With most of the information around the world being made available in English, linguistic diversity around the world and the result of globalization requires the information be made available in local languages where English is not spoken or written. Natural Language Processing is an area of research and application that explores how computers can be used to understand and manipulate natural language text or speech to do useful things. Today technology has made it possible for individuals worldwide to access large volumes of information at the click of a button. However, very often the information sought may not be in a language that the individual is familiar with.
Overview of Machine Translation
Machine Translation (MT) is the task of automatically converting one natural language into another, preserving the meaning of the input text, and producing fluent text in the output language.
The term machine translation (MT) is used in the sense of translation of one language to another. The ideal aim of machine translation systems is to produce the best possible translation without human assistance. Basically every machine translation system requires programs for translation and automated dictionaries and grammars to support translation. The translation quality of the machine translation systems can be improved by pre-editing the input. Translation quality can also be improved by controlling the vocabulary. The output of the machine translation should be post-edited to make it perfect. Post-editing is required especially for health related information.
A machine translation (MT) system is a programmed that uses natural language processing technology to automatically translate a text from one language to another. Google Translate is the most commonly used MT system.
Machine translation systems that produce translations between only two particular languages are called bilingual systems and those that produce translations for any given pair of languages are called multilingual systems. Multilingual systems may be either uni-directional or bi-directional. Multilingual systems are preferred to be bi-directional and bi-lingual as they have ability to translate from any given language to any other given language and vice versa.
Figure 1 Machine Translation Pyramid
Machine Translation Process
Machine translation is the process of translating from source language text into the target language. The following diagram shows all the phases involved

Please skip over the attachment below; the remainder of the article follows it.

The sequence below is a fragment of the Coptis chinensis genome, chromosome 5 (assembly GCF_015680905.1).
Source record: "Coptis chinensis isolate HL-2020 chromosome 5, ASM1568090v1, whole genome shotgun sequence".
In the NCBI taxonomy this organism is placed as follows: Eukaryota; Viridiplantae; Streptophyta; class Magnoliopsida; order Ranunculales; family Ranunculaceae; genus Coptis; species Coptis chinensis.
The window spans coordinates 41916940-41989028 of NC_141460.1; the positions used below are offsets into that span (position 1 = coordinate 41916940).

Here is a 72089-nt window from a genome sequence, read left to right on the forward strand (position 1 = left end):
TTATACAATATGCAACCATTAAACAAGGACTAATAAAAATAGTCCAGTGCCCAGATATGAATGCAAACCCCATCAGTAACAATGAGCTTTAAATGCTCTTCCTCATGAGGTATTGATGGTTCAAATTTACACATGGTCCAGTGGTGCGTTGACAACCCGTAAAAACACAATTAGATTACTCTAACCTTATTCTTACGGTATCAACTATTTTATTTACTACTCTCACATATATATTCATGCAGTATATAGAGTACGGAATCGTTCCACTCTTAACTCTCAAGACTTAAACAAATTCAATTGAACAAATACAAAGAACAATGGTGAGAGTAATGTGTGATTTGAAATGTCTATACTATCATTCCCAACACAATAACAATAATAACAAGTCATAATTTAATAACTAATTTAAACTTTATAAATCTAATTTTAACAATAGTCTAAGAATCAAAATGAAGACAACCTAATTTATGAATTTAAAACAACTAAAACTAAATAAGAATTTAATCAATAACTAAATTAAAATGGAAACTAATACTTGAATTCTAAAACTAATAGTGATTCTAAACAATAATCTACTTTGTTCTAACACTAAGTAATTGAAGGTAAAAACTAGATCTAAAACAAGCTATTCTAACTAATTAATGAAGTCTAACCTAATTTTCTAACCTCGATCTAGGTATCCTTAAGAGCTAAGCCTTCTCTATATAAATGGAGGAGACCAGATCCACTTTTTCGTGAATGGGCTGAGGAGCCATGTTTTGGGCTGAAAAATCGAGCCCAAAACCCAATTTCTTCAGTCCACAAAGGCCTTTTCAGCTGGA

Figure 2 Typical Machine Translation (MT) Process
Input Source Text: This is the first phase in the machine translation process and is the first module in any MT system. The sentence categories can be classified based on the degree of difficulty of translation. Sentences that have relations, expectations, assumptions, and conditions make the MT system understand very difficult.
De-formatting and Reformatting: This is to make the machine translation process easier and qualitative. The source language text may contain figures, flowcharts, etc that do not require any translation. Once the text is translated the target text is to be reformatted after post-editing. Reformatting is to see that the target text also contains the non-translation portion.
Pre-editing and Post editing: The level of pre-editing and post-editing depend on the efficiency of the particular MT system. For some systems segmenting the long sentences into short sentences may be required. Fixing up punctuation marks and blocking material that does not require translation are also done during pre-editing. Post editing is done to make sure that the quality of the translation is up to the mark. Post-editing is unavoidable especially for translation of crucial information such as one for health. Post-editing should continue till the MT systems reach the human-like.
Analysis, Transfer and Generation: Morphological analysis determines the word form such as inflections, tense, number, part of speech, etc. Syntactic analysis determines whether the word is subject or object. Semantic and contextual analysis determines a proper interpretation of a sentence from the results produced by the syntactic analysis. Syntactic and semantic analysis is often executed simultaneously and produces syntactic tree structure and semantic network respectively.